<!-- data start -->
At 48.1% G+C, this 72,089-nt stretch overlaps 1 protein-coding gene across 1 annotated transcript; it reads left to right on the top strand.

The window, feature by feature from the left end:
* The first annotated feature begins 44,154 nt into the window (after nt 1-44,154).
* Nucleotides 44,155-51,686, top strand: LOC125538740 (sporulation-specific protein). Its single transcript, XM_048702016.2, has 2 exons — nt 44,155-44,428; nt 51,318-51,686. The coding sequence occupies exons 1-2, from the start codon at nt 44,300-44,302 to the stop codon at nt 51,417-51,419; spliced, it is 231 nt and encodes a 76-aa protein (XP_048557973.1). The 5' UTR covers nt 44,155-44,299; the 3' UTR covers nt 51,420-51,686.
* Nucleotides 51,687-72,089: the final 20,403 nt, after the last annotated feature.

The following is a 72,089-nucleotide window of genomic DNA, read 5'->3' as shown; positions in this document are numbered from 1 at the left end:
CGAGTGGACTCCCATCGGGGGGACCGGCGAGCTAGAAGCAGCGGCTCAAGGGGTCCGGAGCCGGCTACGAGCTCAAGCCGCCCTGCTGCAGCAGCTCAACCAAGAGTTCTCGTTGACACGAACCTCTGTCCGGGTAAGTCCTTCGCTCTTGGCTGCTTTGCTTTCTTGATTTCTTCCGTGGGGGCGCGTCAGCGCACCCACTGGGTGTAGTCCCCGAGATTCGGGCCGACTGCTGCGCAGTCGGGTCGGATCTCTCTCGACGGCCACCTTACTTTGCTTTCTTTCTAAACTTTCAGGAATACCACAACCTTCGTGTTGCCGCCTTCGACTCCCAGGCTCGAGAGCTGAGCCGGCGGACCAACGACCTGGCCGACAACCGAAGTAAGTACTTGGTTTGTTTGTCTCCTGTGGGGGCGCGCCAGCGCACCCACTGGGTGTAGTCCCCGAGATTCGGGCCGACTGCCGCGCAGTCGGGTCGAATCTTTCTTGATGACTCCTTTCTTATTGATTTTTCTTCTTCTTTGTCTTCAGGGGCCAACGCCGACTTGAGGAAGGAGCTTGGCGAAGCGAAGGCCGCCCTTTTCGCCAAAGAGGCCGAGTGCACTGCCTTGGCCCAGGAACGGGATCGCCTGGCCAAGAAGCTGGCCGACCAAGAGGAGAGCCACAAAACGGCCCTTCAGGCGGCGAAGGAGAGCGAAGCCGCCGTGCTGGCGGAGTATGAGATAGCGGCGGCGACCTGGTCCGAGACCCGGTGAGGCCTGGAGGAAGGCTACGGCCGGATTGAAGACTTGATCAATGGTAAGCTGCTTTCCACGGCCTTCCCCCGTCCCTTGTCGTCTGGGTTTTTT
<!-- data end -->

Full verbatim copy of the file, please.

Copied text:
At 48.1% G+C, this 72,089-nt stretch overlaps 1 protein-coding gene across 1 annotated transcript; it reads left to right on the top strand.

The window, feature by feature from the left end:
* The first annotated feature begins 44,154 nt into the window (after nt 1-44,154).
* Nucleotides 44,155-51,686, top strand: LOC125538740 (sporulation-specific protein). Its single transcript, XM_048702016.2, has 2 exons — nt 44,155-44,428; nt 51,318-51,686. The coding sequence occupies exons 1-2, from the start codon at nt 44,300-44,302 to the stop codon at nt 51,417-51,419; spliced, it is 231 nt and encodes a 76-aa protein (XP_048557973.1). The 5' UTR covers nt 44,155-44,299; the 3' UTR covers nt 51,420-51,686.
* Nucleotides 51,687-72,089: the final 20,403 nt, after the last annotated feature.

The following is a 72,089-nucleotide window of genomic DNA, read 5'->3' as shown; positions in this document are numbered from 1 at the left end:
CGAGTGGACTCCCATCGGGGGGACCGGCGAGCTAGAAGCAGCGGCTCAAGGGGTCCGGAGCCGGCTACGAGCTCAAGCCGCCCTGCTGCAGCAGCTCAACCAAGAGTTCTCGTTGACACGAACCTCTGTCCGGGTAAGTCCTTCGCTCTTGGCTGCTTTGCTTTCTTGATTTCTTCCGTGGGGGCGCGTCAGCGCACCCACTGGGTGTAGTCCCCGAGATTCGGGCCGACTGCTGCGCAGTCGGGTCGGATCTCTCTCGACGGCCACCTTACTTTGCTTTCTTTCTAAACTTTCAGGAATACCACAACCTTCGTGTTGCCGCCTTCGACTCCCAGGCTCGAGAGCTGAGCCGGCGGACCAACGACCTGGCCGACAACCGAAGTAAGTACTTGGTTTGTTTGTCTCCTGTGGGGGCGCGCCAGCGCACCCACTGGGTGTAGTCCCCGAGATTCGGGCCGACTGCCGCGCAGTCGGGTCGAATCTTTCTTGATGACTCCTTTCTTATTGATTTTTCTTCTTCTTTGTCTTCAGGGGCCAACGCCGACTTGAGGAAGGAGCTTGGCGAAGCGAAGGCCGCCCTTTTCGCCAAAGAGGCCGAGTGCACTGCCTTGGCCCAGGAACGGGATCGCCTGGCCAAGAAGCTGGCCGACCAAGAGGAGAGCCACAAAACGGCCCTTCAGGCGGCGAAGGAGAGCGAAGCCGCCGTGCTGGCGGAGTATGAGATAGCGGCGGCGACCTGGTCCGAGACCCGGTGAGGCCTGGAGGAAGGCTACGGCCGGATTGAAGACTTGATCAATGGTAAGCTGCTTTCCACGGCCTTCCCCCGTCCCTTGTCGTCTGGGTTTTTT